Woodland High School Social Studies Teacher Katie Klaus earned the prestigious James Madison Fellowship Award, America’s most prestigious award in constitutional history and government for secondary teachers. Each year, the James Madison Foundation selects one fellow from each state with Klaus being selected as the 2016 Washington State Fellow, earning an award of $24,000 to help pay for her graduate studies.

To be considered, applicants must be teachers of American History and Government at the secondary school level with an application process which reviews each teacher’s academic history, extracurricular activities, and the teacher’s potential to be successful in their graduate degree program along with teachers submitting a constitutional essay as well as letters of recommendation. A panel of independent assessors chooses which candidates they want to select as fellows for each year.

Klaus chose to teach in order to make a difference in the lives of children. “I wanted to become a teacher to help make a positive difference in the lives of students,” said Klaus. “Most people can look back at their high school career and identify a teacher who really inspired or influenced them, and I want to be that type of teacher.”

Klaus intends to earn her Master of Arts degree in American History and Government and is currently looking at several different schools to pursue her graduate studies. “One of the most rewarding aspects of my job is seeing students realize their own potential,” she said. “If a student has been struggling to understand a difficult concept and then finally understands the material, there is a spark of excitement that comes from that; I enjoy these kinds of positive interactions that develop between students and teachers.”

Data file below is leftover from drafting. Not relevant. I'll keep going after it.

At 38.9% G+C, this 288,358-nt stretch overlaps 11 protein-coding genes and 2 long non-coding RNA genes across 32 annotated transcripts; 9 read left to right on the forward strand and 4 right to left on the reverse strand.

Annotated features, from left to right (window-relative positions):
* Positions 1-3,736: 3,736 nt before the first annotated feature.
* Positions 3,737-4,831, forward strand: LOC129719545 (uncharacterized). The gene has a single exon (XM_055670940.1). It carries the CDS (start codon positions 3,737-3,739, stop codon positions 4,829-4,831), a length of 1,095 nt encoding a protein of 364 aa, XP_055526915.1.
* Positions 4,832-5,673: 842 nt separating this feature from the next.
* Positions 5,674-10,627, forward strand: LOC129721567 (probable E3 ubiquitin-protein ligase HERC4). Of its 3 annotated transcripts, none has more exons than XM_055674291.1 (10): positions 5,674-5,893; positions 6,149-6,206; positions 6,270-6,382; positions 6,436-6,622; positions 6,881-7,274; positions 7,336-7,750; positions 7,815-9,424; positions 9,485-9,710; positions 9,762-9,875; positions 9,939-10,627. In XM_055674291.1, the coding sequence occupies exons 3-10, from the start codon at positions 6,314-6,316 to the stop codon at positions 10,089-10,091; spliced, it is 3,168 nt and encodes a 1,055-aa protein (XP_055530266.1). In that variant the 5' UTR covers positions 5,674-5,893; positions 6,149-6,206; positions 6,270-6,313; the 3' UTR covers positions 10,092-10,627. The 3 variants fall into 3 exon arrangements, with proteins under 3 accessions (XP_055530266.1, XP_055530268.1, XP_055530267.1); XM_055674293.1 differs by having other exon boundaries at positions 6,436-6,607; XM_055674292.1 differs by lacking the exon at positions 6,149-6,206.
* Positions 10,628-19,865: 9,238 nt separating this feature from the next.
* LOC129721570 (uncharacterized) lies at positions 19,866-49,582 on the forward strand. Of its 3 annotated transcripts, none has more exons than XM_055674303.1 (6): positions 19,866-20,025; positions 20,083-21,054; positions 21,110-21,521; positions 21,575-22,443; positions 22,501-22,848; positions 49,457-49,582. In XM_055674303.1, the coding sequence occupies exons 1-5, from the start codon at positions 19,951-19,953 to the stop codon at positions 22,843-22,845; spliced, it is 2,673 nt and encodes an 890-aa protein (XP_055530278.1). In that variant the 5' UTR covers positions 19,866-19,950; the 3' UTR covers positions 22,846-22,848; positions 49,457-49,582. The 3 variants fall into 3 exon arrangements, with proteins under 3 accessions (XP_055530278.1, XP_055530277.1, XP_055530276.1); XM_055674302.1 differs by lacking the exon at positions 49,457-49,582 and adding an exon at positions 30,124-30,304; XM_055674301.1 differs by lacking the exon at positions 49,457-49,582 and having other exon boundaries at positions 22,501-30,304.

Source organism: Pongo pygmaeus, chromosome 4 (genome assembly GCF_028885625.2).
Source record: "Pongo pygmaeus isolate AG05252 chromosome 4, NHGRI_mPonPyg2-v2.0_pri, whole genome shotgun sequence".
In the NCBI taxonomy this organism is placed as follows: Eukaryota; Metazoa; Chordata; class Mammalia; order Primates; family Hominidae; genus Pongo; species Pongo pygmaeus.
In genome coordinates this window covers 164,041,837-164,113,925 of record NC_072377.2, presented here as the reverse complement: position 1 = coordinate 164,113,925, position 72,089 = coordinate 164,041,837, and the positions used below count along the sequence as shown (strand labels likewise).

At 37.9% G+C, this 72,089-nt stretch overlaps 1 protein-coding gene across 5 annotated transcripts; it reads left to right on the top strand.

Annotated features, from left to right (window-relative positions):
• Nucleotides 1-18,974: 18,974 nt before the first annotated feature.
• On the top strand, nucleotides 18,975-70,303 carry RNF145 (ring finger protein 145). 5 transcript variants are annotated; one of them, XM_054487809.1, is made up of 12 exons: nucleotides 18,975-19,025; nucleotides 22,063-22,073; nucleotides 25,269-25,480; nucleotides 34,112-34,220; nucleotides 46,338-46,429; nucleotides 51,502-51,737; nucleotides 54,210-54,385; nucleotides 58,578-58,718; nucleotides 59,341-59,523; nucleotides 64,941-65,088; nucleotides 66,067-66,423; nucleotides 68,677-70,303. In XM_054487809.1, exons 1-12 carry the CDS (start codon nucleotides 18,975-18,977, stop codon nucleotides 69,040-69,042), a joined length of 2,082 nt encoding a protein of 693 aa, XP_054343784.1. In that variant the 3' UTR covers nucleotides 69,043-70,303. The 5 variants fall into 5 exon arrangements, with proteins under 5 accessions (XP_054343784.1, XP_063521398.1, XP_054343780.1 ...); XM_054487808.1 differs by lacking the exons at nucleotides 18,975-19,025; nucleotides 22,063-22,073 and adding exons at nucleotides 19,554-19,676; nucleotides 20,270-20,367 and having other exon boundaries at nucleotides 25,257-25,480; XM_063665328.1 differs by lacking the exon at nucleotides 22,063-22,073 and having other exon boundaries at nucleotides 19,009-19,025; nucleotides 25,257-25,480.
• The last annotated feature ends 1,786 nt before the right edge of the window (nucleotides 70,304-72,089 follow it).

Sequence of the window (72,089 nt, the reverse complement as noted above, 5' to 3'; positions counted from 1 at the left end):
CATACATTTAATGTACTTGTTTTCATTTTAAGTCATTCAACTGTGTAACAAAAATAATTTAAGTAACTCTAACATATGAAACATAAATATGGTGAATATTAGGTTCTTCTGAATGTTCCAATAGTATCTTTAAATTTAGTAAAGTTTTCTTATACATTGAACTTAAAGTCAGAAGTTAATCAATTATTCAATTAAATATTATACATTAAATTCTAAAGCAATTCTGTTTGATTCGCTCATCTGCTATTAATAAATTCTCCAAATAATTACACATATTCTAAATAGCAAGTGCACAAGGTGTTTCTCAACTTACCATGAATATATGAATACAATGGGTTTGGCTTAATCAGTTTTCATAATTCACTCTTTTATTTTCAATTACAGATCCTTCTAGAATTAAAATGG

As part of being selected for the James Madison Fellowship, Klaus will attend their summer institute, a month-long course held at Georgetown University in Washington D.C. The course, entitled “The Foundations of American Constitutionalism” features trips to sites associated with the Constitution of the United State in and around Washington D.C. including Mount Vernon, Montepelier, Monticello, and the Arlington Cemetery. Participants also have a private meeting with a sitting Supreme Court Justice. “As a history teacher, I can help students develop the skills they will need to be contributing members of the democratic process,” said Klaus.

Klaus is the second social studies teacher at Woodland High School to be selected for this prestigious award with Sharon Conditt earning the award in 2009. Following receiving the award, Conditt received a Master of Arts in History from Washington State University in 2012 with focuses on U.S. History, Women’s History, and Constitutional Law. “The James Madison Foundation was created to help give teachers resources and educational opportunities so that they may help students better know, understand, and experience the ideas that built our nation,” explained Conditt. “The selected teachers become experts in American Constitutionalism, and are then expected to share that knowledge and experience to increase students’ agency in civic responsibility.”

Conditt greatly values the month-long course she attended at Georgetown in 2010. “I spent hundreds of hours reading related materials including founding documents for the 13 colonies; papers on Republicanism and Democracy; all of the notes on the Constitutional Convention; and all of the Federalist and Antifederalist Papers,” she remembers. “We heard the Supreme Court decide five cases, met with justices, and had a private meeting with now-Senator Majority Whip John Cornyn; it was truly the opportunity of a lifetime.”

The James Madison Memorial Foundation offers the $24,000 James Madison Fellowships to individuals desiring to become outstanding teachers of the American Constitution at the secondary school level. You can learn more about the James Madison Memorial Foundation from their website: www.jamesmadison.gov.